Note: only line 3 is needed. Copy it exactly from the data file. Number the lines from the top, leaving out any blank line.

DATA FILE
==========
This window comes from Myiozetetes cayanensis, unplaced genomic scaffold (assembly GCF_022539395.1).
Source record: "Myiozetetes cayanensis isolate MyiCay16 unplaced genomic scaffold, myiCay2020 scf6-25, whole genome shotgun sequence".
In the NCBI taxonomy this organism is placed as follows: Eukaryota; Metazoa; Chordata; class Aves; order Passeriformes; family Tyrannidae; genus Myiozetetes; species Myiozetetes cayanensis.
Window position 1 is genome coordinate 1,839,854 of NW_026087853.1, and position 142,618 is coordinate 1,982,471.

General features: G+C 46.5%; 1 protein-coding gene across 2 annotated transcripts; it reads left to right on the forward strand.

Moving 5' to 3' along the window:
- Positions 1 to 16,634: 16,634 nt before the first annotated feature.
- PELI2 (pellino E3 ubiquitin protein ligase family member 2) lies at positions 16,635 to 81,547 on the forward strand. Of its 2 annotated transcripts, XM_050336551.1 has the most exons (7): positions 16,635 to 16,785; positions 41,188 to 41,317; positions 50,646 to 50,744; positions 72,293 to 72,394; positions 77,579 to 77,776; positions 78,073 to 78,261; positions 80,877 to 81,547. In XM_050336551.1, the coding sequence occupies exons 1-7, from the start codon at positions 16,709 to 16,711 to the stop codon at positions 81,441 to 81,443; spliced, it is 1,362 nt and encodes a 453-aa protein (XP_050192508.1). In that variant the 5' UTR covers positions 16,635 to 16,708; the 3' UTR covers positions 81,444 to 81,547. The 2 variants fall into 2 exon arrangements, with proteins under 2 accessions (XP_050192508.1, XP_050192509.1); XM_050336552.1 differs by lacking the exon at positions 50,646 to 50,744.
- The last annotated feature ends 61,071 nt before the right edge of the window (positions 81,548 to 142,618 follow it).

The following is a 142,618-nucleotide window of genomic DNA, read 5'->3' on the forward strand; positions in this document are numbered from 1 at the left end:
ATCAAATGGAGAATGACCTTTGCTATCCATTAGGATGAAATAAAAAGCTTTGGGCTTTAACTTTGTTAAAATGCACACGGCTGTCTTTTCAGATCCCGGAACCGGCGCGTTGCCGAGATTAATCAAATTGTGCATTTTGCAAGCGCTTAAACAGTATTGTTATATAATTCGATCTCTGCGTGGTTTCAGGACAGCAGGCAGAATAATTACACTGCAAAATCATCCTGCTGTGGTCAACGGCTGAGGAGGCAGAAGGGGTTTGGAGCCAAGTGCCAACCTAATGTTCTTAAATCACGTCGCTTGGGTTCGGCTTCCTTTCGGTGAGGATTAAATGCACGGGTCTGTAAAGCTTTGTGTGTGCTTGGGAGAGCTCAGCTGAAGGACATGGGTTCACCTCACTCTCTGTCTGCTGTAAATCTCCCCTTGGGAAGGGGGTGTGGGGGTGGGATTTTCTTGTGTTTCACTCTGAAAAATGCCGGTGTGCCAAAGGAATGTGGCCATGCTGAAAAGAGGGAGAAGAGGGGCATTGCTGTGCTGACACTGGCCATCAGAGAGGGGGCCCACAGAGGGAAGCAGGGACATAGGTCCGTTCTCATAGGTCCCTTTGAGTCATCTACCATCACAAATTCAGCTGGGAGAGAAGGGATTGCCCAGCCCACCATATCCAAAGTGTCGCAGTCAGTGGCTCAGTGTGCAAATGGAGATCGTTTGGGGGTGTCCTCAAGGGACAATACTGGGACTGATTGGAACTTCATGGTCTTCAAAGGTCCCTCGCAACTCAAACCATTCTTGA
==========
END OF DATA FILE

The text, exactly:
In the NCBI taxonomy this organism is placed as follows: Eukaryota; Metazoa; Chordata; class Aves; order Passeriformes; family Tyrannidae; genus Myiozetetes; species Myiozetetes cayanensis.